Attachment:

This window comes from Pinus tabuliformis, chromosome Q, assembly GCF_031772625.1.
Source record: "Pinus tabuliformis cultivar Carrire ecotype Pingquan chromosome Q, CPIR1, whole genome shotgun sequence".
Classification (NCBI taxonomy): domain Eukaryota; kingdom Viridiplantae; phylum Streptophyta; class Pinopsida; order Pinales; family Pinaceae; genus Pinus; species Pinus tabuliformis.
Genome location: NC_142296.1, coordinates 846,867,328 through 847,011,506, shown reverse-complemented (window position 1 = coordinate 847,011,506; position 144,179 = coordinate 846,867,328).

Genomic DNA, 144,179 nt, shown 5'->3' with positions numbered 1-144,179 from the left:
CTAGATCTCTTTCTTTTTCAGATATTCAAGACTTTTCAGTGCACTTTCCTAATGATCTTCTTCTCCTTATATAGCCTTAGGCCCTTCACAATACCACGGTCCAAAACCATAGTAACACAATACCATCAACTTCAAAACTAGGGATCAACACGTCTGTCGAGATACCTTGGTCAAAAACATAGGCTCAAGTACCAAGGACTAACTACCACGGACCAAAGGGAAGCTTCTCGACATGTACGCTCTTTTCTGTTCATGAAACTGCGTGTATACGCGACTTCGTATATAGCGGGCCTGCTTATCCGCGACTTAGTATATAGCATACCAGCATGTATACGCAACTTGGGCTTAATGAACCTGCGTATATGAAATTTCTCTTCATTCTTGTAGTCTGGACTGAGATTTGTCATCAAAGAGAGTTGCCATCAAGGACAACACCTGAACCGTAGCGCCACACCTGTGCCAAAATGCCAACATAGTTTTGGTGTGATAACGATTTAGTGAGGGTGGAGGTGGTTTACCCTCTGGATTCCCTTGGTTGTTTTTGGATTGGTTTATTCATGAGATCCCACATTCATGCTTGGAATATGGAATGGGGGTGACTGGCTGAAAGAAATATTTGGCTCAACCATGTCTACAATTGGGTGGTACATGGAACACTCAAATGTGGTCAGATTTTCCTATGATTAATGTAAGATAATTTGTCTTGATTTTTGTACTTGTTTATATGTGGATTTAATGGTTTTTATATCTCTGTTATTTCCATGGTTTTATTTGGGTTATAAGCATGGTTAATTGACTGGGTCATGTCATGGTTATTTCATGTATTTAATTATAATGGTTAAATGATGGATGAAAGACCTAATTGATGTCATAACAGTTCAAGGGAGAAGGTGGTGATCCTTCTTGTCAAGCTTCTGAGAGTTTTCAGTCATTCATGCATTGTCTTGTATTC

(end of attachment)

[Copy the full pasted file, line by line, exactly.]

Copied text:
This window comes from Pinus tabuliformis, chromosome Q, assembly GCF_031772625.1.
Source record: "Pinus tabuliformis cultivar Carrire ecotype Pingquan chromosome Q, CPIR1, whole genome shotgun sequence".
Classification (NCBI taxonomy): domain Eukaryota; kingdom Viridiplantae; phylum Streptophyta; class Pinopsida; order Pinales; family Pinaceae; genus Pinus; species Pinus tabuliformis.
Genome location: NC_142296.1, coordinates 846,867,328 through 847,011,506, shown reverse-complemented (window position 1 = coordinate 847,011,506; position 144,179 = coordinate 846,867,328).

Genomic DNA, 144,179 nt, shown 5'->3' with positions numbered 1-144,179 from the left:
CTAGATCTCTTTCTTTTTCAGATATTCAAGACTTTTCAGTGCACTTTCCTAATGATCTTCTTCTCCTTATATAGCCTTAGGCCCTTCACAATACCACGGTCCAAAACCATAGTAACACAATACCATCAACTTCAAAACTAGGGATCAACACGTCTGTCGAGATACCTTGGTCAAAAACATAGGCTCAAGTACCAAGGACTAACTACCACGGACCAAAGGGAAGCTTCTCGACATGTACGCTCTTTTCTGTTCATGAAACTGCGTGTATACGCGACTTCGTATATAGCGGGCCTGCTTATCCGCGACTTAGTATATAGCATACCAGCATGTATACGCAACTTGGGCTTAATGAACCTGCGTATATGAAATTTCTCTTCATTCTTGTAGTCTGGACTGAGATTTGTCATCAAAGAGAGTTGCCATCAAGGACAACACCTGAACCGTAGCGCCACACCTGTGCCAAAATGCCAACATAGTTTTGGTGTGATAACGATTTAGTGAGGGTGGAGGTGGTTTACCCTCTGGATTCCCTTGGTTGTTTTTGGATTGGTTTATTCATGAGATCCCACATTCATGCTTGGAATATGGAATGGGGGTGACTGGCTGAAAGAAATATTTGGCTCAACCATGTCTACAATTGGGTGGTACATGGAACACTCAAATGTGGTCAGATTTTCCTATGATTAATGTAAGATAATTTGTCTTGATTTTTGTACTTGTTTATATGTGGATTTAATGGTTTTTATATCTCTGTTATTTCCATGGTTTTATTTGGGTTATAAGCATGGTTAATTGACTGGGTCATGTCATGGTTATTTCATGTATTTAATTATAATGGTTAAATGATGGATGAAAGACCTAATTGATGTCATAACAGTTCAAGGGAGAAGGTGGTGATCCTTCTTGTCAAGCTTCTGAGAGTTTTCAGTCATTCATGCATTGTCTTGTATTC